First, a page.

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What Our Clients Say...

We have consistently been ranked on the first page for people searching for music, film and TV t-shirts, and business is booming!

Roger Hunt,
Noise Management Limited

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Staffer in the Spotlight

Jamie McArdle

FirstFound’s top salesman Jamie McArdle was just eight years old when doctors gave his parents the option to switch off the machine keeping him alive. The youngster had been in a coma for five weeks after being run over by an ambulance responding to an emergency call.  But Jamie’s devastated parents, Joe and Rita, strongly believed their son could fight back.  Miraculously, just weeks later, Jamie regained consciousness to begin the slow and painful process of learning to walk again.

The accident, which happened near the McArdle family home in Armagh, Northern Ireland, left virtually every bone in Jamie’s body and face smashed to smithereens. But the fighting spirit that helped to heal him as a child is just as strong today, 16 years on.

Not only is Jamie one of FirstFound’s top sellers, but he’s a talented snooker player hoping to turn pro, already beating off competition from legend Jimmy White, and other pros including John Higgins and Peter Ebdon.  Here 24 year-old Jamie, our latest Staffer in the Spotlight, reveals how the tragedy shaped his success both in and out of work.

Here at Optimise we always like to meet the man or woman behind the phone – can you start by telling us how long you have been with FirstFound and what is your role within the company?

I joined the company in early February and I have been one of the top sellers since I started in our division.  My dad always taught me ‘if you’re not first, you’re last.'  He said, ‘There are no runners up son.’  I am very competitive and hate losing.  I go into a game believing that whoever I play I will win. I don’t play with fear.

When did you first start playing snooker?

After the accident I was in a wheelchair for six months before starting on the long road to recovery.  To pass the time I used to go to a local social club. I won a pool competition when I turned nine, and realised I had a natural talent for it. 

One night, when I turned 13, I was allowed to be a sub on my dad’s team.  I got my chance to play shortly afterwards when one of the members had to pull out of a game.  Rather than forfeit the match my dad and his team mates let me play and I scored 103 in the first frame!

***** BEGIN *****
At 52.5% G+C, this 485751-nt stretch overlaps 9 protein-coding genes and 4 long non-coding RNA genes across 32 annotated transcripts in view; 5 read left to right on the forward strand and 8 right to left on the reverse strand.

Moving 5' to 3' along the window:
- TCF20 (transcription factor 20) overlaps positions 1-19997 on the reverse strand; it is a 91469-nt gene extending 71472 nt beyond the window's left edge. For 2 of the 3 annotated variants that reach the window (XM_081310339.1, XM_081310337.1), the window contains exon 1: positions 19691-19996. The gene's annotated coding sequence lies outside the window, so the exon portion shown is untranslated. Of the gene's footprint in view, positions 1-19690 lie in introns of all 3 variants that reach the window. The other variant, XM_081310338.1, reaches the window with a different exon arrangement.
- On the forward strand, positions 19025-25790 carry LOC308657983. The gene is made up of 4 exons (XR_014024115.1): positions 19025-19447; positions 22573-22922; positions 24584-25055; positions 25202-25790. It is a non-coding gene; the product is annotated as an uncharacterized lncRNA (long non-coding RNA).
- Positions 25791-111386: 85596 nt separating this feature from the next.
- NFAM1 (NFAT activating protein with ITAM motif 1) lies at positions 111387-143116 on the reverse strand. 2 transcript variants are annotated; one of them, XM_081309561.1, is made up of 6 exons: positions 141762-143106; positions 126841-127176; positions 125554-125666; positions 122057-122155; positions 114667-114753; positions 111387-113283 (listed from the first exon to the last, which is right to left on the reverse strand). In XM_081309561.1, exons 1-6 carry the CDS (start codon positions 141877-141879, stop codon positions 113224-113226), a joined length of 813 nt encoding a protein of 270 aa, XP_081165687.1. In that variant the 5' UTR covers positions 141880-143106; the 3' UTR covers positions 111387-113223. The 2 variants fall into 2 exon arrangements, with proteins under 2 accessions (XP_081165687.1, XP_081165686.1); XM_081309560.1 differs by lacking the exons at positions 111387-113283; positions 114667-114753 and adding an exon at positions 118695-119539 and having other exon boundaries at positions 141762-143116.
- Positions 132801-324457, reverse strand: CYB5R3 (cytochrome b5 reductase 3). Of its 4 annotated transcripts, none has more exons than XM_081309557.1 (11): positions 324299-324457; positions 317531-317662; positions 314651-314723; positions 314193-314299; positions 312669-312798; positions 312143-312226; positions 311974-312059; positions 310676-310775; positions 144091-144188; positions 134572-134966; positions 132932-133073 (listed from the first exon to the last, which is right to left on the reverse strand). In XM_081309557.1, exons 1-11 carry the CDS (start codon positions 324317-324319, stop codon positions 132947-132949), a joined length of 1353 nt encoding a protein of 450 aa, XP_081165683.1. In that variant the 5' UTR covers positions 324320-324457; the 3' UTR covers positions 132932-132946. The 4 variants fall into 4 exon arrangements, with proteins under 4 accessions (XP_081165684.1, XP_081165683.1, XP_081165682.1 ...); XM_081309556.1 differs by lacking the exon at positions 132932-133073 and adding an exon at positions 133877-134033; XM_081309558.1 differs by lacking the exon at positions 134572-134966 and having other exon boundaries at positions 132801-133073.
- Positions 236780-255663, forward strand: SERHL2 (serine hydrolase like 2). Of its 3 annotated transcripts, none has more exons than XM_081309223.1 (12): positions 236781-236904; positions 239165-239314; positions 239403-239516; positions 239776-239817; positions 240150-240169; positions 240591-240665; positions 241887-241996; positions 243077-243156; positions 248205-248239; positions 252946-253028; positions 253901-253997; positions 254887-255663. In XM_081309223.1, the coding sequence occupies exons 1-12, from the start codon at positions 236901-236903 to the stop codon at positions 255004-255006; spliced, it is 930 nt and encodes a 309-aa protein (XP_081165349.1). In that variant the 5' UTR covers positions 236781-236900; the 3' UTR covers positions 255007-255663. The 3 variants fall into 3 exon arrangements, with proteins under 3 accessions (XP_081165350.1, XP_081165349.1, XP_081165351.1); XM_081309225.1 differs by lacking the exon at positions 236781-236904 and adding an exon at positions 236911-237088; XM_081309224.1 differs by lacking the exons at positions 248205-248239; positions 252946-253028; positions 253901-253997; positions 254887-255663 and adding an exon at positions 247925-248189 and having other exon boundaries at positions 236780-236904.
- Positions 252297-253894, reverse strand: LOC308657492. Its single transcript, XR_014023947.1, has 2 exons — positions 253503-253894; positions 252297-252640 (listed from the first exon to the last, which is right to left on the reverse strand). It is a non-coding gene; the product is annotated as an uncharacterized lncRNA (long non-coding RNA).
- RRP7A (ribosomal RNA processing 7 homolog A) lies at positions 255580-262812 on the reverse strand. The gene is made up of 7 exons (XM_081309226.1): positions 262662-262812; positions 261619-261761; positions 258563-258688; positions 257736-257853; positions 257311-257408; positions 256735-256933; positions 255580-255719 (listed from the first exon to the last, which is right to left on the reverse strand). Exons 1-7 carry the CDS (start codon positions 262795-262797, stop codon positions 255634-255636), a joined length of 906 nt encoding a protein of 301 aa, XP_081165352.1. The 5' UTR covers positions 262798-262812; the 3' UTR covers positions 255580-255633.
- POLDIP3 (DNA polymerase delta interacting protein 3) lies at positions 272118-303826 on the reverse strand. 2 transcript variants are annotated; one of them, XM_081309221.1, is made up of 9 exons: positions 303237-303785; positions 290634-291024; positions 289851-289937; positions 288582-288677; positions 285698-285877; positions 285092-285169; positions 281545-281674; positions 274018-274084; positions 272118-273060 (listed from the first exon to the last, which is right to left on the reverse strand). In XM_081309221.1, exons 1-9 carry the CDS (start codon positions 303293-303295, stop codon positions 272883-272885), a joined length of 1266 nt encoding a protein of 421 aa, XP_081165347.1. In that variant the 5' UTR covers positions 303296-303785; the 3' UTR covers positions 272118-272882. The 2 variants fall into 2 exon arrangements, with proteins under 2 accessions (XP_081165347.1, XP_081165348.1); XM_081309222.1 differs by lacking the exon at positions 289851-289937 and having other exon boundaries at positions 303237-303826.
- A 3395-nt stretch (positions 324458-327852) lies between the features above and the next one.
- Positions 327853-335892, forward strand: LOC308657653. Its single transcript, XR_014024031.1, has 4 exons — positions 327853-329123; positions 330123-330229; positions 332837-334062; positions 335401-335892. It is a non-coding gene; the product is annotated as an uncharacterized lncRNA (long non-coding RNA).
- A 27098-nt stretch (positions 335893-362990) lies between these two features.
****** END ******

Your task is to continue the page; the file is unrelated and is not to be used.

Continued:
At which point did you realise that you had a chance of playing professionally?

When I got to the semi-finals of the world Under 21 championships in Latvia by beating the eventual champion Ding Junhui, who is now recognised as China’s best ranked player.

Before that I had played, and won, my way through a series of under 16 tournaments ultimately beating off 61 other competitors to win the Northern Ireland Junior under 16s, qualifying for the Europeans travelling to Latvia, Egypt, and Bangkok.

You have competed against some of the top names in the game  . . . drop some for us!

Yes.  I was awarded scholarship place in the under 21s World Snooker Academy in Sheffield for three months two years ago, which has led me to face every player in the top 16.

I’ve played Jimmy White three times (beaten him once), John Higgins, Stephen Hendry, Ronnie O’Sullivan, Mark Allen, Steve Davis, Matthew Stevens and Peter Ebdon, so far.  It is tough coming up against the pros though.  They spend ten hours a day playing snooker, two hours swimming and the rest sleeping.

Last year you came in the top 16 out of 256 competitors in a national contest – what sort of shape are you in for your upcoming match?

I competed at the world snooker centre at Pontins, Prestatyn, last year where I beat off a few pros to get to the last 16 of the event and was eventually knocked out by Stuart Bingham.

The next big tournament is the Pontins’ Open Spring Snooker Festival.  As usual I will prepare myself as I always do with plenty of practice.  I expect it to be very tough in terms of exceeding what I did last year.  But, if I keep working hard maybe I can do better.

If you make it to the finals of the Pontins match, what will happen then?

I will be receiving a lot of coverage in the national press and on as well as appearing on television.  The final will be screened on British Eurosport - and it carries a £16,000 prize pot.

I’m really grateful for the support from the bosses here at FirstFound, who are even sponsoring me.  My ultimate aim is to get on the pro circuit by going on the Pontin's International Open Series (PIOS) Tour next season, knuckling down hard, and hopefully cement my place in the 64 top ranked players worldwide.